A Trump Official Said China Offered a $200 Billion Cut to Its U.S. Trade Surplus. China’s Not So Sure
China cast doubt on reports that it had offered to reduce its annual trade surplus with the U.S. by $200 billion through increased imports of American products.
The offer was made during talks in Washington this week as Vice Premier Liu He visited to try to resolve a trade dispute, according to a Trump administration official who spoke on condition of anonymity. On Friday, two posts on Chinese state social media disputed the report, and a foreign ministry official said no such offer had been made, to his knowledge.
In a sign that the Chinese government is seeking a conciliatory stance, on Friday it announced that it would end its anti-dumping and anti-subsidy investigation into imports of U.S. sorghum, citing “public interest.” That move comes days after the restarting of a review of Qualcomm’s (QCOM) application to acquire NXP Semiconductors (NXPI).
“If Trump can cut a deal with China for a $200 billion reduction in the bilateral trade deficit, then he’ll have won the trade deal of the century,” said Rajiv Biswas, chief Asia-Pacific economist at IHS Markit in Singapore. “The devil will be in the details, with key factors being the timeframe over which China is offering to achieve this reduction.”
List of Demands
A $200 billion reduction in the U.S. trade gap with China by 2020 was on a list of demands the Trump administration made earlier this month as Treasury Secretary Steven Mnuchin led a delegation to Beijing. That mission left with little common ground with China and reports emerging of infighting among the U.S. officials. The U.S. merchandise trade deficit with China hit a record $375 billion last year.
The Chinese social media posts, made on accounts operated by the Xinhua News Agency and the People’s Daily, sought to reassure readers that no “unilateral concessions” would be made, and that China will “never negotiate” under conditions set by the U.S.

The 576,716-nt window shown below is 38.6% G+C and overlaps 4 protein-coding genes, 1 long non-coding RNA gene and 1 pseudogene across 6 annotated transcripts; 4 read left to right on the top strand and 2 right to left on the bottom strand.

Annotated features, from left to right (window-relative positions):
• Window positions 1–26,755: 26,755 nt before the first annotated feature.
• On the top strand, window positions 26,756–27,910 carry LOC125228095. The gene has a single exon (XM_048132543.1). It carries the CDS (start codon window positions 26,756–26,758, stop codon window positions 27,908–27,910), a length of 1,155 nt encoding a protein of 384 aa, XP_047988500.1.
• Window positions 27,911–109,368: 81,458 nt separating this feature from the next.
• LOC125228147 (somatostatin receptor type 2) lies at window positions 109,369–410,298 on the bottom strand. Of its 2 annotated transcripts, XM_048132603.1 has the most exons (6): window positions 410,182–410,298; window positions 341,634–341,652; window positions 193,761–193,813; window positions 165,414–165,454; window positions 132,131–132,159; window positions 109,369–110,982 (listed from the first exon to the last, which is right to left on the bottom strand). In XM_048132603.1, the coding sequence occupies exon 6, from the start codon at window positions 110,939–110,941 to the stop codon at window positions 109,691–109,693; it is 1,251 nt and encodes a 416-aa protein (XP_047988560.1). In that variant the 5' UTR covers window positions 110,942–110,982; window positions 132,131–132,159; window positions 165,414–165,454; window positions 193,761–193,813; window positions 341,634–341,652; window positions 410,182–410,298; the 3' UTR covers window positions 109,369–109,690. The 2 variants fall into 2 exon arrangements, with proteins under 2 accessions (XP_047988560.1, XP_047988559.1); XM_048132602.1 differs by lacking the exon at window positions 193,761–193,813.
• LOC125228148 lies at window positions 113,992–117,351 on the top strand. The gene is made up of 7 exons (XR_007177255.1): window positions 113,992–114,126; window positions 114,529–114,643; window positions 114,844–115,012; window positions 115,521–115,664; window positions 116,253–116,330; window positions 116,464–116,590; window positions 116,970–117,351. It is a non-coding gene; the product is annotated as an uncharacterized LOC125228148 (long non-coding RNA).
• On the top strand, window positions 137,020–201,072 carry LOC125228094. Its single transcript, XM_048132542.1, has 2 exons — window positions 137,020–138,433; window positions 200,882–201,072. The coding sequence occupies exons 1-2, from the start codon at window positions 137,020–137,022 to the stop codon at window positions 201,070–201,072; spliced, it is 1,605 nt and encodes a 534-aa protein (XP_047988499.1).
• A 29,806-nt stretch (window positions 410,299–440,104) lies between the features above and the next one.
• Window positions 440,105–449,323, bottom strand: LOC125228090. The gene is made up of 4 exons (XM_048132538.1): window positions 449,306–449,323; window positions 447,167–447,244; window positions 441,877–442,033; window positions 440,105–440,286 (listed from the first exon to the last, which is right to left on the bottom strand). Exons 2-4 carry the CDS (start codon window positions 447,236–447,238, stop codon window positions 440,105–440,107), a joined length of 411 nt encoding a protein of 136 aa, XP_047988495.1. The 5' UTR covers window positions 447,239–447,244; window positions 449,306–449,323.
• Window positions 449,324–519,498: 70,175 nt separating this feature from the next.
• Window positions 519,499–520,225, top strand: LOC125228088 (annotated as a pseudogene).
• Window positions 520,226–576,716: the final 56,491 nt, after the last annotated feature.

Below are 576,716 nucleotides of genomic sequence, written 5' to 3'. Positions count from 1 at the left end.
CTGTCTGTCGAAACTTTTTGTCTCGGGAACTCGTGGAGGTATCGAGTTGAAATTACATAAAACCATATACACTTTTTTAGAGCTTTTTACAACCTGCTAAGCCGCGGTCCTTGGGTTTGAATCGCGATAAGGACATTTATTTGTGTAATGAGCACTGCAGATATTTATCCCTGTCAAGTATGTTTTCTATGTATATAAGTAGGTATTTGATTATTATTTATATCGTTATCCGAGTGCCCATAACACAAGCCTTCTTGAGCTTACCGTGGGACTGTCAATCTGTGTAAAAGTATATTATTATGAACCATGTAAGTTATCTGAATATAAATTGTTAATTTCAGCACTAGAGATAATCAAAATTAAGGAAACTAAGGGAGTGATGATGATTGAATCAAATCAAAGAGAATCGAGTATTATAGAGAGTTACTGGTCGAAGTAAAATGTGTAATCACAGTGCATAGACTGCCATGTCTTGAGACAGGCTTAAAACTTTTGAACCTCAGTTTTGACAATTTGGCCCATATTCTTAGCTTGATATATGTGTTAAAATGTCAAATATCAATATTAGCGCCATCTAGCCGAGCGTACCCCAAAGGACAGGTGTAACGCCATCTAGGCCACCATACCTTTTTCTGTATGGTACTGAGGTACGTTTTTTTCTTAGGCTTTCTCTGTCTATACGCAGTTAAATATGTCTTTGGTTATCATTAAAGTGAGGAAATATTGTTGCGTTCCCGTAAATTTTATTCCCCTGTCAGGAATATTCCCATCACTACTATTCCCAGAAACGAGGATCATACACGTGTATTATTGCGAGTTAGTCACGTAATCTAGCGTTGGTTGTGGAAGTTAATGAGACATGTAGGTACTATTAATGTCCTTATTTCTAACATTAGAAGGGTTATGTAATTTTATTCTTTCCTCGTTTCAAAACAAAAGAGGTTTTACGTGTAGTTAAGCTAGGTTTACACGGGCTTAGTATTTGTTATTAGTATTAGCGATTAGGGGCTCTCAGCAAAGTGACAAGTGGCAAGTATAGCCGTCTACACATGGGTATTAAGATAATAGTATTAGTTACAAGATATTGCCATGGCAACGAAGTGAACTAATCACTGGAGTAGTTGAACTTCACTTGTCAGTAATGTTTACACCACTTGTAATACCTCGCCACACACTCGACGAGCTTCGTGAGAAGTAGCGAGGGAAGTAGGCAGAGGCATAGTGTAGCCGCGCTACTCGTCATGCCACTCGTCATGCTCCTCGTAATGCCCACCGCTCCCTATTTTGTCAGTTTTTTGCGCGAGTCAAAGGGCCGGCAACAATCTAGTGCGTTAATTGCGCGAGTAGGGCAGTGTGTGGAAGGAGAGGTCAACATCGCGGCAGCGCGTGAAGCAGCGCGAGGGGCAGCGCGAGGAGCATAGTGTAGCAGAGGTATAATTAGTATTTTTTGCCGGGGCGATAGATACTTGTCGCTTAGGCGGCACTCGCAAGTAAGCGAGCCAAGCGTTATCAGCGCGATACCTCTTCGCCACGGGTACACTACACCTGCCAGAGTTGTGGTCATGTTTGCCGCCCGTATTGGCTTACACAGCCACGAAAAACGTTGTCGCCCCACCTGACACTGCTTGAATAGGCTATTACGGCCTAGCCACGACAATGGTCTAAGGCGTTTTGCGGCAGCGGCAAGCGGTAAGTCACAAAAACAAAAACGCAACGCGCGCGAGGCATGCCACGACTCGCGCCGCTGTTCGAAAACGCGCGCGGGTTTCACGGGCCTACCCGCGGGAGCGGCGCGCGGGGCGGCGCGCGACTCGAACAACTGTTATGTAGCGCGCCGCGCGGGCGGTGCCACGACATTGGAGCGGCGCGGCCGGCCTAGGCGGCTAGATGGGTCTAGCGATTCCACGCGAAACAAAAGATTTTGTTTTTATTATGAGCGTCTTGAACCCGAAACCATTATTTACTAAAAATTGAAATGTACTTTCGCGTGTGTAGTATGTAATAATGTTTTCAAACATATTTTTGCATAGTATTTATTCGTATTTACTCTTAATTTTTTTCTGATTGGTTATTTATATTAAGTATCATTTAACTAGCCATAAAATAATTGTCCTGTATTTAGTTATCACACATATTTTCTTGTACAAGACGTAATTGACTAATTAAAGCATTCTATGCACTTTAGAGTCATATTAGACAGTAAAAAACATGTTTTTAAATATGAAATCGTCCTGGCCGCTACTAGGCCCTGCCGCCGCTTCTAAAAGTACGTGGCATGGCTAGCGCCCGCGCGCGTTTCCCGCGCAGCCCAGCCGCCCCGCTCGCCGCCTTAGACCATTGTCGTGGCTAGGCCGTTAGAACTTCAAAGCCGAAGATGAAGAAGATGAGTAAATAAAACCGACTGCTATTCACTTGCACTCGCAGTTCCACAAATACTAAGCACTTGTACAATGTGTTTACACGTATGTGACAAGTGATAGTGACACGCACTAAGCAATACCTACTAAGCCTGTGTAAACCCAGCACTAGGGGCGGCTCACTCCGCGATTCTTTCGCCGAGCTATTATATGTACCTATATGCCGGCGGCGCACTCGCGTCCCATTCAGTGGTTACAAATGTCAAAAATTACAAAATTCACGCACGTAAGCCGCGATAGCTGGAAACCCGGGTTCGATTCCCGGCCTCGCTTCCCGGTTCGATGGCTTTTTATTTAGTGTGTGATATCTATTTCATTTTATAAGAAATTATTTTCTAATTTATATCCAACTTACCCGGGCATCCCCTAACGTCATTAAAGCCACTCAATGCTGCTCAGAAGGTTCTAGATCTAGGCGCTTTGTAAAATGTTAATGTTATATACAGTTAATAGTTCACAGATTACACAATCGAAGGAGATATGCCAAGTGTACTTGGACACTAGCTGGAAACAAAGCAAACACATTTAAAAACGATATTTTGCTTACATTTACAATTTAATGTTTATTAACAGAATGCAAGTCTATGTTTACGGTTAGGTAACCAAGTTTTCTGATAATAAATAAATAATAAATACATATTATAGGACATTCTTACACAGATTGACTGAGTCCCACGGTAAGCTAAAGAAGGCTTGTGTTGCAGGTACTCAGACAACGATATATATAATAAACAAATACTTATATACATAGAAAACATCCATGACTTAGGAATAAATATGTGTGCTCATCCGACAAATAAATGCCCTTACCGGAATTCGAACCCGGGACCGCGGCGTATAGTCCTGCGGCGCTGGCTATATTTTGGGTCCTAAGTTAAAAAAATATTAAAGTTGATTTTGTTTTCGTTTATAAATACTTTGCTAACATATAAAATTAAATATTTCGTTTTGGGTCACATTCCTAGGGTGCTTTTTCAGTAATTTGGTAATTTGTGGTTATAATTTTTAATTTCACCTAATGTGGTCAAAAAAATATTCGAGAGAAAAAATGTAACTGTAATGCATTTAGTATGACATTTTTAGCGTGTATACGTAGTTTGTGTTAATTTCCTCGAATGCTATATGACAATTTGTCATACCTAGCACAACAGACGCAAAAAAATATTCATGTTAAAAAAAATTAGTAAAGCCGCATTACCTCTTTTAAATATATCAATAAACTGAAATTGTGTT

The U.S. had earlier made additional demands, including a halt to subsidies and other government support for the Made in China 2025 plan that targets strategic industries from robotics to new-energy vehicles. China had made its own demands, including giving equal treatment to its investment, and warned U.S. companies may be excluded from measures to open its economy.
The Trump administration has threatened to impose tariffs on as much as $150 billion of Chinese imports to the U.S. as tensions over trade have escalated. Trump expressed doubt before his meeting with Liu that China and the U.S. would come to an agreement to avoid a damaging trade war.
“Will that be successful? I tend to doubt it,” Trump said during a press briefing on Thursday with NATO Secretary-General Jens Stoltenberg. “The reason I doubt it is because China’s become very spoiled.”
Shane Oliver, head of investment strategy at AMP Capital Investors in Sydney, said the reports of the Chinese proposal are “a positive sign that a full-on trade war may be averted.”
“By making a significant offer to the U.S. it indicates that China is taking the negotiations very seriously,” Oliver said. “Much will depend on the details and time period and later in terms of the implementation.”
The U.S. and China were expected to exchange new trade proposals during the Washington talks, Trump economic adviser Larry Kudlow said earlier Thursday. Mnuchin is leading the talks with Liu, along with Commerce Secretary Wilbur Ross and U.S. Trade Representative Robert Lighthizer, according to the White House.
Victor Shih, a professor at the University of California in San Diego who studies China’s politics and finance, said he finds an agreement to cut the U.S. deficit by $200 billion “difficult to contemplate.”
“Even with a drastic reallocation of Chinese imports of energy, raw materials and airplanes in favor of the U.S., the bilateral trade deficit may reduce by $100 billion,” he said. “A $200 billion reduction would mean a drastic reduction in Chinese exports to the U.S. and a dramatic restructuring of the supply chain.”